Sclerotic central government? Sclerotic indeed. The failures of the current administration are numerous and plain: As death tolls rose, our self-proclaimed “king of ventilators” smarted against expert advice and peddled the trite, insincere denial of a Neville Chamberlain or a frightened caudillo. Trump’s charge in this crisis — for which he has since claimed “no responsibility” — is to coordinate an informed national plan, gather manpower and funds, make full use of the Defense Production Act, and negotiate meaningfully for supplies on the international market. Unsurprisingly, he has only dithered and deflected.


However, as evidenced by flattening death curves in states like California, Washington, and Ohio, federalism saves states sufficient authority to accrue some of these things on their own. This includes plenary power over their resources — emergency reserves, strategic stockpiles, and taxing powers — and freedom to negotiate with the private sector. Governor Gavin Newsom of California has made impressive use of his executive authority to enter into strategic partnerships with private sector entities from hotels and hospitals to Silicon Valley and the AARP. Governor Jay Inslee of Washington was the first in the nation to declare a state of emergency, granting him access to important special prerogatives and sources of funding within his state’s constitutional scheme — including various emergency planning reserves and operations facilities, emergency powers necessary to implement social distancing, and emergency funds for field hospitals and quarantine centers.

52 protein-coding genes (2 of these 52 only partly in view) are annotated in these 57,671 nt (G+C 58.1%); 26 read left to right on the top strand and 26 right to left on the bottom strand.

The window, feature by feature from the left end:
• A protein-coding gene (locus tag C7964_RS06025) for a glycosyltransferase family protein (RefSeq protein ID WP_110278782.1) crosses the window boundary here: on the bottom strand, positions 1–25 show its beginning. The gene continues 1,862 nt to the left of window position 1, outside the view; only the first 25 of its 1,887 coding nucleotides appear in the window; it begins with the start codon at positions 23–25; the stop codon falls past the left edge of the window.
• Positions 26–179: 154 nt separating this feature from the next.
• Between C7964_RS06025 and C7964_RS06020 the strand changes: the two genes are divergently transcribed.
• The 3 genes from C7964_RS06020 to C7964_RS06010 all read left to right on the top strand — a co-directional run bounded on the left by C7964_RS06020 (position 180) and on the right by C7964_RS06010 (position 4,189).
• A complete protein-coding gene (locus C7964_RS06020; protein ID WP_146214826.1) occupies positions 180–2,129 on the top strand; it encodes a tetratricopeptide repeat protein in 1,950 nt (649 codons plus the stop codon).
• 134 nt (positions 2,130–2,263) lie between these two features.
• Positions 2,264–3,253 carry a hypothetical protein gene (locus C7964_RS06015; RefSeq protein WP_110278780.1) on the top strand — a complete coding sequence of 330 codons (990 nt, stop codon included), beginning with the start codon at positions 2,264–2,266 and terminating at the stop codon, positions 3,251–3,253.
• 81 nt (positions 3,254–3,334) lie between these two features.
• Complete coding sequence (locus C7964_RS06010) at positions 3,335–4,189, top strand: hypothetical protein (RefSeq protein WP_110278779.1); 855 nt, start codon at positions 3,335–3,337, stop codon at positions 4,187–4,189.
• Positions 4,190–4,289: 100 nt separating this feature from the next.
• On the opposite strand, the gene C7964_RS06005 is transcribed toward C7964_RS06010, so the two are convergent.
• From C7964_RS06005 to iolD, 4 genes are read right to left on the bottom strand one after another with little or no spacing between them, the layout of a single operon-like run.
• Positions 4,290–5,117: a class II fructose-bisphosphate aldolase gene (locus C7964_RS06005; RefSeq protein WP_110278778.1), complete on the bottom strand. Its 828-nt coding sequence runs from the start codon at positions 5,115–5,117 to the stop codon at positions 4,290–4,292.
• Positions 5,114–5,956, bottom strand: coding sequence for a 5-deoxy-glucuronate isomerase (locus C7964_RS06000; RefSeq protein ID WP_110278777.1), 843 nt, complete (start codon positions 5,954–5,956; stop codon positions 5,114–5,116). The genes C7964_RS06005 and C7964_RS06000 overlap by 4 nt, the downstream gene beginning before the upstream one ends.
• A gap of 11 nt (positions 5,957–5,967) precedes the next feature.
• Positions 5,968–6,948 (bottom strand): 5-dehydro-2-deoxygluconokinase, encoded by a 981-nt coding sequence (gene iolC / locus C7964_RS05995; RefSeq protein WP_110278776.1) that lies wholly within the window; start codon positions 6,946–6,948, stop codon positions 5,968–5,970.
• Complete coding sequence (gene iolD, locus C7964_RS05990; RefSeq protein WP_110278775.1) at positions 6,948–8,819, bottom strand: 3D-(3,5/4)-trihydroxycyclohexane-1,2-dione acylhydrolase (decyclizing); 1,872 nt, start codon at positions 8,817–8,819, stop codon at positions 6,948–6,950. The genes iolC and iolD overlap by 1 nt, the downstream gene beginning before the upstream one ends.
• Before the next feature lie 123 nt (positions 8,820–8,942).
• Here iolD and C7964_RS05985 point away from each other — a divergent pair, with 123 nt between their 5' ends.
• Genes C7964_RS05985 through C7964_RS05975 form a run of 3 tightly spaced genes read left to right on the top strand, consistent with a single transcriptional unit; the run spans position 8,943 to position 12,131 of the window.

Most importantly, while he might be at liberty to bluster and bully, our Constitution does not grant Trump the authority to forcibly lift the shutdown measures governors have imposed.